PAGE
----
Intel’s Rapid Start technology is a system that allows recent Windows computers to resume from deep sleep in 6 seconds or less. Soon you may also be able to achieve the same thing on a PC running a Linux-based operating system.
Rapid Start is basically a combination of hardware and software — with most of the software action taking place at the firmware level. Intel works with PC makers to enable support for the technology on Windows computers, but developer Matthew Garrett has figured out how to get Intel Rapid Start to work on a Linux system.
He’s already submitted a patch that could end up in the next Linux kernel (version 3.11) which would enable support for Rapid Start — although users might still need to customize some disk partitions to get things working on their computers.
Here’s how Intel Rapid Start works: When you close the lid on a laptop with Rapid Start, your data is saved in RAM. After a certain period of time, that data is silently moved to a solid state drive and the computer enters a deeper sleep level in order to save power — but it’s not quite as deep as hibernation. Then when you press the power button, the data is recovered from the SSD and you can pick up where you left off.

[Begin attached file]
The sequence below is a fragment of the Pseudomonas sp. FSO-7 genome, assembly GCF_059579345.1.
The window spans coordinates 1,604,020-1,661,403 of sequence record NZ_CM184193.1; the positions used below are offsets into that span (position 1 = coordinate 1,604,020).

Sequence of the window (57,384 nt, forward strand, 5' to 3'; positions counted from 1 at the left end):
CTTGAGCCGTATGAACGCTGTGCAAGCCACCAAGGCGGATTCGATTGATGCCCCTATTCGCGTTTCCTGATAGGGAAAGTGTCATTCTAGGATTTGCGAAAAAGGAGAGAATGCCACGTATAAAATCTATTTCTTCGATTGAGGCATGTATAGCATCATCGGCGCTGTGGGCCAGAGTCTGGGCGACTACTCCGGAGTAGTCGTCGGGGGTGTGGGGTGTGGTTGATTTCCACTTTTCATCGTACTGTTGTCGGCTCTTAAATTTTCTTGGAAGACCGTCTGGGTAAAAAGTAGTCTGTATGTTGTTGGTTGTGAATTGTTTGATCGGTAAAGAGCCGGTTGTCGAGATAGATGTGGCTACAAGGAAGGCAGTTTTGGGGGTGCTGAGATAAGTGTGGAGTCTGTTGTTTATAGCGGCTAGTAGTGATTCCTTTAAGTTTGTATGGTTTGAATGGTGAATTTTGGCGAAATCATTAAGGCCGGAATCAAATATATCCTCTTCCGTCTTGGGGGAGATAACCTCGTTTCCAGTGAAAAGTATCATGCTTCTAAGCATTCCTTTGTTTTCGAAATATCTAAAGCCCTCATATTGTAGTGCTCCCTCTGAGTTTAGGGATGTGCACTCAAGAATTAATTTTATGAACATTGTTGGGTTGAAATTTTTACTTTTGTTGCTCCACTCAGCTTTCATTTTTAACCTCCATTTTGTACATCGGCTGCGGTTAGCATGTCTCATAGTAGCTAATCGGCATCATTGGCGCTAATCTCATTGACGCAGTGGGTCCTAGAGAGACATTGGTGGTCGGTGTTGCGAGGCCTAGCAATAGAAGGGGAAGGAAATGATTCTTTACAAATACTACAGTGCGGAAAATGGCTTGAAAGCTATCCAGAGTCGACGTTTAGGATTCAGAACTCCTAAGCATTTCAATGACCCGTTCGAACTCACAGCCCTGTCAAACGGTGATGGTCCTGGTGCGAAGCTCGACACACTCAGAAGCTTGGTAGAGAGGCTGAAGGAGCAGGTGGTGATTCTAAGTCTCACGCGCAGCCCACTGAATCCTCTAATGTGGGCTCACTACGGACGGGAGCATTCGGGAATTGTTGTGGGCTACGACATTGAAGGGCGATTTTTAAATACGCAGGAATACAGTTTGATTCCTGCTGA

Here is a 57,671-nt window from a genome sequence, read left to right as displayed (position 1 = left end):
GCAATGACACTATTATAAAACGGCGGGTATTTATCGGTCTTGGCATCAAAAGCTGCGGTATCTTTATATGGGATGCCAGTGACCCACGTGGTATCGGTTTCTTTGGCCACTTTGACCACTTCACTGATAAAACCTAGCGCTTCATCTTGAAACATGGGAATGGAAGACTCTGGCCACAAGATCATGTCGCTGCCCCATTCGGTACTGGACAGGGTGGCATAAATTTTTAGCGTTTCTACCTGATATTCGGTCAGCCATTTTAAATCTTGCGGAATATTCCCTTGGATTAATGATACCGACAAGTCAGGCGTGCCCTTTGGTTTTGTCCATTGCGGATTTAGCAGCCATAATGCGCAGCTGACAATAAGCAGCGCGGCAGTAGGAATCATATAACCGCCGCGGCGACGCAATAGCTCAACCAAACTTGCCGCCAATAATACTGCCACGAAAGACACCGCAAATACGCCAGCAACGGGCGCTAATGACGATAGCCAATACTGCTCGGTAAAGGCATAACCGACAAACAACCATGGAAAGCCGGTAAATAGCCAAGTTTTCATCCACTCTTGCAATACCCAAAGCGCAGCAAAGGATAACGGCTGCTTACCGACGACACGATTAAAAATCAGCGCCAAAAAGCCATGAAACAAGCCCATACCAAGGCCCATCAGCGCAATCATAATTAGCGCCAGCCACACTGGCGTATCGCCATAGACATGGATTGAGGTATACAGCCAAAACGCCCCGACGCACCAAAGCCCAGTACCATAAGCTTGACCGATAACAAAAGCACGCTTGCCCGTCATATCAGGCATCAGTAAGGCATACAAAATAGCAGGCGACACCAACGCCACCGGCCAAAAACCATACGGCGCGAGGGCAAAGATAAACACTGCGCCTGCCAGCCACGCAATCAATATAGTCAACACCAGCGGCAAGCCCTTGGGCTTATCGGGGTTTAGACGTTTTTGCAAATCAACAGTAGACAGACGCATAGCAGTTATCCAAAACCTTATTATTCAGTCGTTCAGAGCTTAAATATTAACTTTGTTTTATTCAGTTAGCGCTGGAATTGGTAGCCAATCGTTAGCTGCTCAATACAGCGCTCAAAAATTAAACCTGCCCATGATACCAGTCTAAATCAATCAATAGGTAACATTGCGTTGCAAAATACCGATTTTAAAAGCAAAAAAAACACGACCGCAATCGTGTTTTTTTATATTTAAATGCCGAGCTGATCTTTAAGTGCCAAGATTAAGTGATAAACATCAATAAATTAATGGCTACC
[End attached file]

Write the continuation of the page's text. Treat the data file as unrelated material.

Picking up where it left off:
What Garrett’s figured out how to do is allow the same thing to happen on a PC running Linux. One catch is the system requires a solid state drive. It won’t work at all on computers which only have hard drives.
That makes some sense, since SSDs are generally much faster than HDDs. But you’d probably get some amount of a speed bump if you could use a Rapid Start-like setup on a system with a hard drive as well.
It could take a while before it’s easy to set up a computer running Ubuntu, Fedora, or another GNU/Linux operating system to use Intel Rapid Start. But now it looks like it’s at least possible.
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